PARIS --- The development of the Captor-E electronically scanned radar for the Eurofighter combat aircraft is running 13 months late, and there is a “very high risk” that it will miss the initial delivery date of late 2018, according to a German Ministry of Defence report released in late March.
In addition, Germany’s share of the cost of radar development has increased by €585 million compared to the initial estimate, the report states.
“The acceptance and delivery of Block 25 aircraft will continue to be delayed due to weaknesses in the demonstration of the new front-end computer revealed in 2017,” the report says.
The delays are due to unforeseen difficulties in software development, to a continuing divergence between Germany and the UK on the radar’s principal function, and to the late approval of a new front computer. Furthermore, the “limited availability of [radar] components for production can additionally delay the delivery,” the report says.
“According to current industry estimates, the development plan can continue to be adhered to, but now with very high software development risk,” it adds.
But Eurofighter’s industrial partners, as well as the Eurofighter consortium itself, say there is no delay and that the program is on schedule.
“The Captor-E (E-Scan) radar development programme for Eurofighter Typhoon remains on track, with a number of flights, with the radar both powered and unpowered, having now taken place as part of the scheduled programme of activity,” BAE Systems, Leonardo and Eurofighter GmbH said in a joint April 6 statement in response to our request for comment. Airbus concurred separately.
“The Captor-E Radar equipment and Weapons System capability will be incrementally enhanced to enable the required capability (P3E Standard) to be available for the first deliveries to the Kuwait Air Force,” the joint statement added.
Eurofighter Jagdflugzeug GmbH, a German company headquartered in Hallbergmoos, near Munich, is the Eurofighter program’s prime contractor and BAE Systems is the British industrial partner as well as the radar purchaser on behalf of Eurofighter GmbH.
The aircraft division of Leonardo is the Italian industrial partner for Eurofighter, while its Airborne & Space Systems division is the lead contractor for the Euroradar consortium that is developing the Captor-E AESA radar.
Software development “at very high risk”
A 13-month delivery delay would disrupt Eurofighter deliveries to Kuwait, which is the launch customer for Eurofighter’s Captor-E electronic scanning radar. Deliveries to Kuwait were originally planned to begin in the final quarter of 2019, according to a statement by Kuwait’s ministry of defense, but have already been postponed to late 2020, according to a December 12 press release by Leonardo.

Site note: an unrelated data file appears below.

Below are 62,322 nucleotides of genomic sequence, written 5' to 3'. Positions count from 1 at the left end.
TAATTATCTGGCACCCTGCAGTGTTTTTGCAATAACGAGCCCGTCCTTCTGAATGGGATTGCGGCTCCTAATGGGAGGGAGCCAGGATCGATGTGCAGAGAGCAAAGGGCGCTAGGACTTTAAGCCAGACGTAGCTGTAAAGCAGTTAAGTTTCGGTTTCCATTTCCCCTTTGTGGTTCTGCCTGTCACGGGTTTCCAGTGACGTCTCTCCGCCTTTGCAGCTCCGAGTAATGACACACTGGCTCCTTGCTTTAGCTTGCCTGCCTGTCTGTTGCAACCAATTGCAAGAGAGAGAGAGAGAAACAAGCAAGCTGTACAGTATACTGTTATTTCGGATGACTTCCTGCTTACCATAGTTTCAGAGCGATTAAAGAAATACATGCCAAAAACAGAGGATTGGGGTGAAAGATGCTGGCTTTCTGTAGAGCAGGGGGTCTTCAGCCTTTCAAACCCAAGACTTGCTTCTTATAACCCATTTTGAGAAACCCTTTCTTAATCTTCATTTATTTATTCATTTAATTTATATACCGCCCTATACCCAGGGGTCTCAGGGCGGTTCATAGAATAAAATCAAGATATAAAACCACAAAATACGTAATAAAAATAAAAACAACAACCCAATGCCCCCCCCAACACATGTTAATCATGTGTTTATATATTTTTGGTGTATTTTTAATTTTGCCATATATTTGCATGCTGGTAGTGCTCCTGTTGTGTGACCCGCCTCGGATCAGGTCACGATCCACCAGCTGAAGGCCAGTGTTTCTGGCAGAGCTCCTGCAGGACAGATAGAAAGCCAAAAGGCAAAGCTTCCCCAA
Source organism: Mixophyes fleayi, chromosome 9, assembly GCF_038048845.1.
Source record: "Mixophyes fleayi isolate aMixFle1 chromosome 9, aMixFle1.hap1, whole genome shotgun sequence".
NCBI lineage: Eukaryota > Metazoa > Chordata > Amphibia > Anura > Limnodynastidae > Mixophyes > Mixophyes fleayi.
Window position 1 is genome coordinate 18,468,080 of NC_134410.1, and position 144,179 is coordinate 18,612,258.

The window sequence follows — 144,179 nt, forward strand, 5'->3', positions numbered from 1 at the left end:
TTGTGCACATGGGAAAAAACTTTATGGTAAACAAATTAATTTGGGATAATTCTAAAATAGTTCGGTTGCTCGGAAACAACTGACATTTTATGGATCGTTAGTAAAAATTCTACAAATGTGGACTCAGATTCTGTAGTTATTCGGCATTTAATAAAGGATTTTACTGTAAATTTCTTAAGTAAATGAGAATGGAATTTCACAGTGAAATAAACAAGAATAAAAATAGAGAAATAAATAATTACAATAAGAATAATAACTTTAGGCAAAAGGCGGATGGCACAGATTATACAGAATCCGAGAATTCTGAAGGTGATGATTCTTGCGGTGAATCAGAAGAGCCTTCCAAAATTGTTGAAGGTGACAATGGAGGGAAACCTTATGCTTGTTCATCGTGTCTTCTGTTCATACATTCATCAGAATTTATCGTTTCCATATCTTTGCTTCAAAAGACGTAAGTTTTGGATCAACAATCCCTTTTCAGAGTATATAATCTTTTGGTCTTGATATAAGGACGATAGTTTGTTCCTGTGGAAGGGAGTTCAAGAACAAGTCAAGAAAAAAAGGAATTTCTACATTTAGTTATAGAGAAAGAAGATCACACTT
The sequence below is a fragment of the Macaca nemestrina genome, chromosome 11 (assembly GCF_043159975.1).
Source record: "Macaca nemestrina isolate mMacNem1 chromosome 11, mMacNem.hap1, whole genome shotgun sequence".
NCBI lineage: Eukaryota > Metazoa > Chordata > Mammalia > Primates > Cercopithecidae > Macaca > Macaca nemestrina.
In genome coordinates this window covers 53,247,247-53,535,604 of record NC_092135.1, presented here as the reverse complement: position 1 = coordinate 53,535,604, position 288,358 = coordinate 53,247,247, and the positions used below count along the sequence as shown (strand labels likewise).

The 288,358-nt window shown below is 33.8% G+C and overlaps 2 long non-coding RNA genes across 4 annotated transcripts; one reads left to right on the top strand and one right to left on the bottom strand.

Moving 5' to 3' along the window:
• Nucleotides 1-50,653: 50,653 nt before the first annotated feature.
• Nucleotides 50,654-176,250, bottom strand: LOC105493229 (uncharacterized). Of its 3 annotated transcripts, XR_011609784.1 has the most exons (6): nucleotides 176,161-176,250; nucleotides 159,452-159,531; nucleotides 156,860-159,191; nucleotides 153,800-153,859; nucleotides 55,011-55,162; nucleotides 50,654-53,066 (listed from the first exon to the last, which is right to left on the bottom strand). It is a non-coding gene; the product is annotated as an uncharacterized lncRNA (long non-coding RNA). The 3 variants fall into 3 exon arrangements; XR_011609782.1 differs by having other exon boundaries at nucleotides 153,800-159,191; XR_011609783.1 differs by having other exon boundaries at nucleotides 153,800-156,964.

The report also reveals that a working group comprising national representatives, industry and the NATO Eurofighter and Tornado Management Agency (NETMA), has been established to reconcile a major divergence within the program: “Whereas Germany’s priority is the improvement of the air to air/air to ground capabilities, the UK's priority is on electronic warfare,” a German defense ministry spokesman said April 4.
First radar delivery in late 2018 “at very high risk”
“However, for both capabilities a multi-channel receiver is needed,” the German MoD spokesman said, and this has still not obtained its airworthiness certificate.
“To safeguard German interests with regard to demand, costs and industrial policy consequences, in the short term a possible compromise solution is currently being prepared by a working group,” the report states.
“Because of delays in approving the new front-end computer,” the delivery of the first production radar by the end of 2018 seems unlikely.
The front computer controls the Utility Control System, and a new version has been introduced for obsolescence reasons. But “If the airworthiness certification of the computer is not granted on time, the new computer cannot be installed, further delaying the program,” the German MoD spokesman said.
“The mitigation and possible delays are currently under investigation by industry in close contact with NETMA and the Eurofighter Partner Nations,” the spokesman added, but it has been set no reporting deadline.
Despite these continuing delays, initial flight testing of the AESA radar began in March as scheduled, the spokesman said. The radar has been fitted to the program’s IPA 8 test aircraft for these tests.
German growth plans
Germany has ordered a total of 143 Eurofighter aircraft in Tranches 1, 2 and 3A and, by the end of 2017, 129 had been delivered.
“The technology of the AESA radar with multi-channel receiver will, in future, improve the Eurofighter’s operational capability by allowing simultaneous use of air-to-air and air-to-ground modes. In addition, with the AESA radar the operational added value of modern air-to-air weapons are exploited,” the report states.
The decision to fit all Eurofighter multiroles (Tranche 2 and 3a aircraft) with AESA radar, including a multi-channel receiver equipment, will also strengthen Germany's position in the four-nation Eurofighter program, the report observes.
Finally, the report notes that, since the Eurofighter program was approved by the Bundestag, it has accumulated 149 months of delay, and that its cost to Germany has increased by €6.6 billion over initial estimates.